She followed a dirt trail that led away from the mountain, curving through the surrounding hills. Her discomfort worsened, until she decided to rest for a bit. She pulled a snack from her bag and munched on it while she thought. It would be fully dark soon. She had to keep going until she found shelter.
Jnae resumed her walk, but it wasn’t long before she was limping. Her knee was really hurting now. She thought about finding a spot to camp nearby, but she rounded a bend and saw lights in the distance.
Jnae gritted her teeth and limped on. She didn’t know how long she could handle this pain, how long before she had to return home, but she was determined to at least spend a day in the village ahead. She had to get something for her efforts.
As she neared the town, a young man spotted her dragging her nearly useless leg down the road. He rushed to help her.
“Are you alright?” he asked. Concern filled his hazel eyes.
“I’m fine; it’s an old injury. I just need a place to rest.”
“Let me help you.” He pushed his shaggy brown hair from his face, before sliding an arm under her shoulders.
Jnae didn’t object. She leaned against him, as they hobbled down the lane. He took her to a small, quiet inn, settling her gently in a chair. He disappeared, and returned a moment later with a bag of ice. He slid a stool under her leg, wrapped the ice in a towel, and placed the ice on her knee.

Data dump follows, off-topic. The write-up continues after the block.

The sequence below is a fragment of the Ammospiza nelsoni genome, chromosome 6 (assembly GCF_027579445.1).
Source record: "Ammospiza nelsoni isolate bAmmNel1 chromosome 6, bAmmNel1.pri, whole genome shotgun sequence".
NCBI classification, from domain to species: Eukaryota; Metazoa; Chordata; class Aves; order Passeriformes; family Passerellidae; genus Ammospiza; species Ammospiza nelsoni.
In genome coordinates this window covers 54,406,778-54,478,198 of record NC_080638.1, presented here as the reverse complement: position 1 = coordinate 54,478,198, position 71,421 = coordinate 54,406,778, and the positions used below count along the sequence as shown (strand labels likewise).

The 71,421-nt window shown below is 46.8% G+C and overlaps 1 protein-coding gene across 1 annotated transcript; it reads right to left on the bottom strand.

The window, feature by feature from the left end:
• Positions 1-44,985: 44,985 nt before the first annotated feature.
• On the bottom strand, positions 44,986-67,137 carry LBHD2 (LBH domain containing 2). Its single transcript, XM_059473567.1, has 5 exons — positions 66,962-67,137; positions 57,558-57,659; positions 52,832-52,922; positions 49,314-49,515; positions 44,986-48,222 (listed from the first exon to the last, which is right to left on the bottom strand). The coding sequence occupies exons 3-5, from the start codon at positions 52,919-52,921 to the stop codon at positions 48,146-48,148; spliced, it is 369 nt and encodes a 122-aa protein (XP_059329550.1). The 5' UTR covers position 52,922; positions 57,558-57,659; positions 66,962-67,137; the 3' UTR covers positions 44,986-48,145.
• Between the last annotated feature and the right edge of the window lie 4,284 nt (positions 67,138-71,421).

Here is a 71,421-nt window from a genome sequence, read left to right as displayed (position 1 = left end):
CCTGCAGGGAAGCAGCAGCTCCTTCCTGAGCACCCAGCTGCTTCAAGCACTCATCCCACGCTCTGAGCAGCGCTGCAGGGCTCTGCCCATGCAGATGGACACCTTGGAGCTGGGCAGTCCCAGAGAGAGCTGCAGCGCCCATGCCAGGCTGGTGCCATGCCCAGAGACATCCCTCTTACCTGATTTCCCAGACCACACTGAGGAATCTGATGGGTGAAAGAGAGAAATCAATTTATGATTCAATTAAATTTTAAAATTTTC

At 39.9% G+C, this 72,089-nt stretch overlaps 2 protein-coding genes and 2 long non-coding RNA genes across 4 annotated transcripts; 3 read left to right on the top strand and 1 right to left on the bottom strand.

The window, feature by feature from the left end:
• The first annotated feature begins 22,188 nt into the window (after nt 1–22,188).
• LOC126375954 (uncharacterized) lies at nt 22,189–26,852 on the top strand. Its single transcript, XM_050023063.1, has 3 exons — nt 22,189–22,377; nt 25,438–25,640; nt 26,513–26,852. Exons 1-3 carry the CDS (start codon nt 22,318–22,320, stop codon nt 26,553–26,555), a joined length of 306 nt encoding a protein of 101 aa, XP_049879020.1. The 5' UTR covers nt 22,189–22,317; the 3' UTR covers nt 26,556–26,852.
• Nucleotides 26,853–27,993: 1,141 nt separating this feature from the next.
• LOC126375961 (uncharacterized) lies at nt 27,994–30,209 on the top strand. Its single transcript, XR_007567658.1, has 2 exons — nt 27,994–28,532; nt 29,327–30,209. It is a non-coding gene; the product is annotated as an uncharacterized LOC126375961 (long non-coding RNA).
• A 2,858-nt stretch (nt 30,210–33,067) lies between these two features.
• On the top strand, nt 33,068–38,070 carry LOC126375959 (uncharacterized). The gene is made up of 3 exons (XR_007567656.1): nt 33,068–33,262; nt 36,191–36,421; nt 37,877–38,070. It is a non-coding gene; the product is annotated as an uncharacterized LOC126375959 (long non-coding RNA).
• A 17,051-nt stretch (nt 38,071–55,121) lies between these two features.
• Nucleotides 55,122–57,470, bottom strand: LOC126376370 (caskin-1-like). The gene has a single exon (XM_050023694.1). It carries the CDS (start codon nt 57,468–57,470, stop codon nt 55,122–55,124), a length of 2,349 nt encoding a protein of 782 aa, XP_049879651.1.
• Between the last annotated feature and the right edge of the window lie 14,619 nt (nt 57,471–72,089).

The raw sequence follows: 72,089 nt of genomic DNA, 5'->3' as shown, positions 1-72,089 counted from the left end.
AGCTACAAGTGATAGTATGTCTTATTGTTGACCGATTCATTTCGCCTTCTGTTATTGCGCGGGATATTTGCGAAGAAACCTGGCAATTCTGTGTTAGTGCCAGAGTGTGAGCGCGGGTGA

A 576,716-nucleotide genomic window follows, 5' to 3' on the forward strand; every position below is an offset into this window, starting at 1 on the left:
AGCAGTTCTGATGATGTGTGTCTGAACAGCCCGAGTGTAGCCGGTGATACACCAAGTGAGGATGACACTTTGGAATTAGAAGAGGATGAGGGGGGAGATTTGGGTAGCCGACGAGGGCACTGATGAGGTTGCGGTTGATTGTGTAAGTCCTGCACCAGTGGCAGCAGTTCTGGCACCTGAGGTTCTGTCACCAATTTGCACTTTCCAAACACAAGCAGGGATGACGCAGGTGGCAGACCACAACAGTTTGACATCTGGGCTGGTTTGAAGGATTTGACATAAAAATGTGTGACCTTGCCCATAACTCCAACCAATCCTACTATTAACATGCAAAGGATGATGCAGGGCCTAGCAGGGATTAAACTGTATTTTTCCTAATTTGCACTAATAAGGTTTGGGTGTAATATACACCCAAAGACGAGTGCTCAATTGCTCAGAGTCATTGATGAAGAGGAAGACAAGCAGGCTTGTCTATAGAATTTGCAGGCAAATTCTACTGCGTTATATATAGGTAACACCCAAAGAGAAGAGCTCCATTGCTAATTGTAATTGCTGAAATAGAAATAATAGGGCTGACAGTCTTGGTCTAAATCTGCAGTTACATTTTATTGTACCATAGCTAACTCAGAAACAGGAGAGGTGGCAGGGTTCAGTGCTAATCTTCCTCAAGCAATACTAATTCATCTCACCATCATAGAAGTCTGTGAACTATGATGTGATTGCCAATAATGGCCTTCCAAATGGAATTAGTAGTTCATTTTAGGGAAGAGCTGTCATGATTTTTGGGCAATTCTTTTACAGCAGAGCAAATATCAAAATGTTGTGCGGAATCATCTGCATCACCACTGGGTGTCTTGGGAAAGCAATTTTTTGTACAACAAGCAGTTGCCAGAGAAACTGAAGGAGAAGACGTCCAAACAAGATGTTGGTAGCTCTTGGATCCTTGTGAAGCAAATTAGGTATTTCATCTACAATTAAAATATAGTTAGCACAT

“This should help,” he said with a smile. “If you have an old injury, why were you out walking so far? Were you in danger?”
“I…” Jnae wasn’t sure how much to tell this man. “I didn’t realize a long walk would cause so much pain, even if I had a bad knee. Is that normal?”
He laughed. “Yes, that’s quite normal.”
Jnae sighed with relief.
“Wait…are you from Frost Springs?” he asked.
“I am.” Her face flushed. “I didn’t realize people felt this kind of pain from a twisted knee that happened years ago, or that all my muscles would ache by the time I made it here,” she yawned, “or that I could feel so exhausted. My knee is already starting to feel better though.”
He laughed again. “With the ice and some rest, you should feel better by tomorrow. Just don’t go on another hike anytime soon.”
“Really, that’s it? Well, this isn’t so bad,” Jnae replied.
The man extended his hand. “I’m Keldric.”
“Jnae,” she said as she took his hand.
He didn’t drop her hand right away, and his eyes glittered as he said, “You know Jnae, I’ve never met anyone quite like you.”
What did you think of the story? Would you have left Frost Springs? Let us know in the comments!
Thanks so much for reading!
-Clever & WTF